New dog fouling legislation could see body cameras used by Boston Borough Council staff

Bins, bags and signage aimed at dog walkers in Boston's Central Park. EMN-161013-091358001
Bins, bags and signage aimed at dog walkers in Boston's Central Park. EMN-161013-091358001
  • New rules could see dog walkers face £100 fixed penalty notice for not displaying intent to pick up faeces
  • Councillors told body cameras ‘could be considered’ for in-house staff
  • Council says it will require help of the public to identify problem areas

Council workers may be issued with body cameras as part of a crackdown on dog fouling which could see walkers face fines of up to £100.

Councillors on the Environment and Performance Scrutiny Committee were told on Wednesday, that the authority is currently negotiating with outside organisations, but has yet to make a decision about whether enforcement for new dog control powers would be handled by an external body or in-house.

Previous attempts at controlling dog poo have included spraying it pink.

Previous attempts at controlling dog poo have included spraying it pink.

The new Public Spaces Protection Order, could see the council introduce controls across the borough over dog fouling, excluding dogs from children’s play areas, asking people to comply with directions to put nuisance or dangerous dogs on leads and provide evidence that they were picking up dog poo.

Asked by Coun Jonathan Noble whether authorised officers would be equipped with body cameras, head of operations George Bernard said there was potential for the equipment.

He explained external organisations often did use them but there were no plans to give cameras to the council’s own staff - adding the council could consider it as part of the plans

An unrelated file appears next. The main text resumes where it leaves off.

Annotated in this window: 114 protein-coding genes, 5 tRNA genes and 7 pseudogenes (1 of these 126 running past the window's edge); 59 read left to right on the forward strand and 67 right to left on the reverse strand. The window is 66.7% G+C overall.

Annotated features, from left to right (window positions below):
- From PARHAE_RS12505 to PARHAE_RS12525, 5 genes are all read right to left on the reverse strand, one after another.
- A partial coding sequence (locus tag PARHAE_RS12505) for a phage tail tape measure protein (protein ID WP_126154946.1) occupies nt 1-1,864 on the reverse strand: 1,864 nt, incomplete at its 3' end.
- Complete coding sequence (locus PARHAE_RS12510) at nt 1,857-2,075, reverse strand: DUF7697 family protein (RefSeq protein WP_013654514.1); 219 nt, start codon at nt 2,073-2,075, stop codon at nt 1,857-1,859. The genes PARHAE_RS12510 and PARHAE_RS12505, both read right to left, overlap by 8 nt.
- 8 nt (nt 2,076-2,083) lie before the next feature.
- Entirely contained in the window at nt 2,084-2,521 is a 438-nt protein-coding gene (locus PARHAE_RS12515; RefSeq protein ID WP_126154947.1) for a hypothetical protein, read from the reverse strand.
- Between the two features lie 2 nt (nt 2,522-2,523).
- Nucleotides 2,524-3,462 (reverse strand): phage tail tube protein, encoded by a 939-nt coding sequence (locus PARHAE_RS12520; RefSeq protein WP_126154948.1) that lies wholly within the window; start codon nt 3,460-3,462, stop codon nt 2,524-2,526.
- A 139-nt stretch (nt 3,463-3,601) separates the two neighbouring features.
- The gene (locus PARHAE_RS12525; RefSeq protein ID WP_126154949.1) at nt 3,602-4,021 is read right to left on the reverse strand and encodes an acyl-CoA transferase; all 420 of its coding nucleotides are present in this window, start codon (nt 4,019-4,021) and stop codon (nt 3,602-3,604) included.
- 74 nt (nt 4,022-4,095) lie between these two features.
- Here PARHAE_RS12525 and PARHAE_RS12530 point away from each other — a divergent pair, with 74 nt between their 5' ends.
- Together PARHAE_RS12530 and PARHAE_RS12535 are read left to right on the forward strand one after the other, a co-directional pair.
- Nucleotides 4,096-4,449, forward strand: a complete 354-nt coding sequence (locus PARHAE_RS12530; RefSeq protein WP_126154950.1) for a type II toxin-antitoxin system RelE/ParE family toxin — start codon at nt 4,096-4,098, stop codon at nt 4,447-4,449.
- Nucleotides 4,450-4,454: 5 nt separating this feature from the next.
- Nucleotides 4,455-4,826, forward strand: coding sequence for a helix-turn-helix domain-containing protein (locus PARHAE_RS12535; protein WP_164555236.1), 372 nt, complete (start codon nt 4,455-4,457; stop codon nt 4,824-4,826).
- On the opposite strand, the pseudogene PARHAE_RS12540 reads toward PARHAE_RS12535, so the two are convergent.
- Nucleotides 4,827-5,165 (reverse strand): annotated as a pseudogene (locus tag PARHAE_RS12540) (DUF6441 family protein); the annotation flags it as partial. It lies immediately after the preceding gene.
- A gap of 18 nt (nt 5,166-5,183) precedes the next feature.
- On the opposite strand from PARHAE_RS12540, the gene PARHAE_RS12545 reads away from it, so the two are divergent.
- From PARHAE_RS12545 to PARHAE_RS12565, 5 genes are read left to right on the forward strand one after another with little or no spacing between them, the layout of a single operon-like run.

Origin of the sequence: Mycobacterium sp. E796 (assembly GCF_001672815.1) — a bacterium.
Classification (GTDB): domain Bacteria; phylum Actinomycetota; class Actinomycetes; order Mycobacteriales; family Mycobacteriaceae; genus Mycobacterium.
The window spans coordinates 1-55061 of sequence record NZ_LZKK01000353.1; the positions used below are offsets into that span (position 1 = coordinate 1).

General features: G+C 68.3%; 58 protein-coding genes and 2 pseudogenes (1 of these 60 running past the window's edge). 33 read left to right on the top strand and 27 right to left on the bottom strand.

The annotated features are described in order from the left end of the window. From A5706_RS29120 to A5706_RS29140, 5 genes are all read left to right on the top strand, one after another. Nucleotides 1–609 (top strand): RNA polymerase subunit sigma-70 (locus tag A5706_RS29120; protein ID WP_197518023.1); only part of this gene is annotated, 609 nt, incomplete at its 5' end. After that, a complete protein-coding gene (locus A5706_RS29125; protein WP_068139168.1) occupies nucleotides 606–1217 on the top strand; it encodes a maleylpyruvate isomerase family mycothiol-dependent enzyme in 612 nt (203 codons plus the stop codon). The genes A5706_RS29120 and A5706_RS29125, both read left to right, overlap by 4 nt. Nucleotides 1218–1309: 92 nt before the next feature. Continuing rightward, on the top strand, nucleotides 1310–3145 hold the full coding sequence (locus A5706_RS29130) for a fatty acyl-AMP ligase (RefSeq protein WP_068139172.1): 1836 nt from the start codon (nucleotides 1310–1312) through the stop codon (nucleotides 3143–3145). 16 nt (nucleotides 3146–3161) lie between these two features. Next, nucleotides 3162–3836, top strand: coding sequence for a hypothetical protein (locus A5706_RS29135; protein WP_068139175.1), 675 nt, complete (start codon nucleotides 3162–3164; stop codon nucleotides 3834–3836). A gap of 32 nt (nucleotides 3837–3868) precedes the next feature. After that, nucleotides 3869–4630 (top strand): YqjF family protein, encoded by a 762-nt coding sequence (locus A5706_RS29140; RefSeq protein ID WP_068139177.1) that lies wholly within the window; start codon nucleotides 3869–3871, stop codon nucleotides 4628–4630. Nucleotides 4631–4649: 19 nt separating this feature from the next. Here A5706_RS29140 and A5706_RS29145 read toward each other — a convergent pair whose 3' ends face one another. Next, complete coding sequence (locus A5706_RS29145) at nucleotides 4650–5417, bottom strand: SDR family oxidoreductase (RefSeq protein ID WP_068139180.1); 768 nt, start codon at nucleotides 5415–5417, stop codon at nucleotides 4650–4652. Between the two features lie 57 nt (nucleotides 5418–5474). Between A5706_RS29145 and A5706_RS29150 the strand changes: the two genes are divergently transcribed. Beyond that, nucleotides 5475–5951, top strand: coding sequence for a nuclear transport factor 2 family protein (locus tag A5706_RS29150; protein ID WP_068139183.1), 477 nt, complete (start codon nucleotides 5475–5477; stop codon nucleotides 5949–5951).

He said; “There’s no reason why we can’t but it would be expensive.”

It’s not just about identifying people, it’s about getting them the security that they are less at risk of attack.

Boston Borough Coun Nigel Welton

Coun Nigel Welton suggested asking council operators if they would feel safer with cameras.

He said: “It’s not just about identifying people, it’s about getting them the security that they are less at risk of attack.

“How are our own employees going to feel if they are not going to be given the same amount of protection?”

A consultation looking at people’s support of the PSPO saw 362 responses, with 90-plus per cent of people in support of the new controls. A total of 74 per cent asked for a fine of £100 for those who did not comply, however, comments sent to the council suggested it could be more.

Councillors added that they would need the support of the public to contact the authority to report where incidents were happening.

Councillors voted in favour of recommending the PSPO order, with the £100 fixed penalty notice from February 1, 2017.